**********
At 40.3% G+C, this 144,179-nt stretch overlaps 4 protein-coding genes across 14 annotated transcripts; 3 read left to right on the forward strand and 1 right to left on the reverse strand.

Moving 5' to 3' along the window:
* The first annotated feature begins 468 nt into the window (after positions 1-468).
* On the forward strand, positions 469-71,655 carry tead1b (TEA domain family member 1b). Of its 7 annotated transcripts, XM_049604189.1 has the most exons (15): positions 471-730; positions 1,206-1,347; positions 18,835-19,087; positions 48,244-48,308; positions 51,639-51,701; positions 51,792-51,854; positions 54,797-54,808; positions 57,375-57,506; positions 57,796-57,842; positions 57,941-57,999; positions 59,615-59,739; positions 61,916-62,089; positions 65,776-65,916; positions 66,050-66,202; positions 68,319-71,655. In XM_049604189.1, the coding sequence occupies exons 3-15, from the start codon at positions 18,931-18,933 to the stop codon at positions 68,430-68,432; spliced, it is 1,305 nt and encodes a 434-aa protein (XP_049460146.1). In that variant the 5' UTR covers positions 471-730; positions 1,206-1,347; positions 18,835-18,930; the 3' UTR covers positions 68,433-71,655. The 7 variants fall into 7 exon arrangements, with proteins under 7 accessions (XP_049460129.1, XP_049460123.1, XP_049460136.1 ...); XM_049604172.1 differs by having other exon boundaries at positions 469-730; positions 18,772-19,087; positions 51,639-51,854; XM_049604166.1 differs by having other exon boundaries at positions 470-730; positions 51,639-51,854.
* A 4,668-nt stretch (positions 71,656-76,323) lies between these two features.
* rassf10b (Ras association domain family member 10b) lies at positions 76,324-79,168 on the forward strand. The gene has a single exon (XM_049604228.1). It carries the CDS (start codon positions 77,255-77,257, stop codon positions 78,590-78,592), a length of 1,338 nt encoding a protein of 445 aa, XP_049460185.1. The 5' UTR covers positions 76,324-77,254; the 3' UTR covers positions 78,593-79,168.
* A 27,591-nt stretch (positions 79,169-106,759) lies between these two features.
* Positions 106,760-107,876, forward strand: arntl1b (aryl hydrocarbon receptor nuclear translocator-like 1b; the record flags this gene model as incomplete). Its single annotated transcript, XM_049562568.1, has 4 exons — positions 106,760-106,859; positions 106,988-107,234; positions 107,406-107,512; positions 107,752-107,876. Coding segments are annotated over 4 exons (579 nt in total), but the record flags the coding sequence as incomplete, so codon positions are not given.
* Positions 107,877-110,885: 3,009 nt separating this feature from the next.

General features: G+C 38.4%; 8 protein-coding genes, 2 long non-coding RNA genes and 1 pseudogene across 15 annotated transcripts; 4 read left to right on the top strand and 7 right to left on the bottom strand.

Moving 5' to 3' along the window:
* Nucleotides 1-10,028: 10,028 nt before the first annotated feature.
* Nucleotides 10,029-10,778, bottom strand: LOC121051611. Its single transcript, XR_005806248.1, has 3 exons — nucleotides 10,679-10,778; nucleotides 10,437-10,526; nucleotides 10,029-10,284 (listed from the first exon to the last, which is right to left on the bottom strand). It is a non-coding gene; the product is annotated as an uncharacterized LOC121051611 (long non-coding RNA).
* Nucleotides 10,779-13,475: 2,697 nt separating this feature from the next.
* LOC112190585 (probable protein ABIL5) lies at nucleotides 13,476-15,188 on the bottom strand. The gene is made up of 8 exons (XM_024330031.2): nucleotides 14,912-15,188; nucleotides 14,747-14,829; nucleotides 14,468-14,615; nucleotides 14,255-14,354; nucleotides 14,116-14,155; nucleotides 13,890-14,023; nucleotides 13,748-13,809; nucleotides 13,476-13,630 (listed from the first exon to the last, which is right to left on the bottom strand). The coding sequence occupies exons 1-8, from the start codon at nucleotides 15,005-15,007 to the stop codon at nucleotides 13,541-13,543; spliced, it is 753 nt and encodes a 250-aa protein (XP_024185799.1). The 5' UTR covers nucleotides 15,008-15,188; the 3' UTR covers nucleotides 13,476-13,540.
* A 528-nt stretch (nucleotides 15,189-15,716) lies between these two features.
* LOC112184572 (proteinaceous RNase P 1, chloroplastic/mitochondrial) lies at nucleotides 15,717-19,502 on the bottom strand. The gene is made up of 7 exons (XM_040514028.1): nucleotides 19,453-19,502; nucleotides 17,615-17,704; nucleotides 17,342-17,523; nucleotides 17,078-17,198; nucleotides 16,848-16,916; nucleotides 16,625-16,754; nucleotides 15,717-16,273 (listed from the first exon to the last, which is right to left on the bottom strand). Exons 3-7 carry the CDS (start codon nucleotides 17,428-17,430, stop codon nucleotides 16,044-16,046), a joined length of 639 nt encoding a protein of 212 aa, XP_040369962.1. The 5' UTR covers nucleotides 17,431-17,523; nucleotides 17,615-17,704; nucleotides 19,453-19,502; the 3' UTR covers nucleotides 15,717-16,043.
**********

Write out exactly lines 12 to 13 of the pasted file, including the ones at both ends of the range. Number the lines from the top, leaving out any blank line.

* Nucleotides 1-10,028: 10,028 nt before the first annotated feature.
* Nucleotides 10,029-10,778, bottom strand: LOC121051611. Its single transcript, XR_005806248.1, has 3 exons — nucleotides 10,679-10,778; nucleotides 10,437-10,526; nucleotides 10,029-10,284 (listed from the first exon to the last, which is right to left on the bottom strand). It is a non-coding gene; the product is annotated as an uncharacterized LOC121051611 (long non-coding RNA).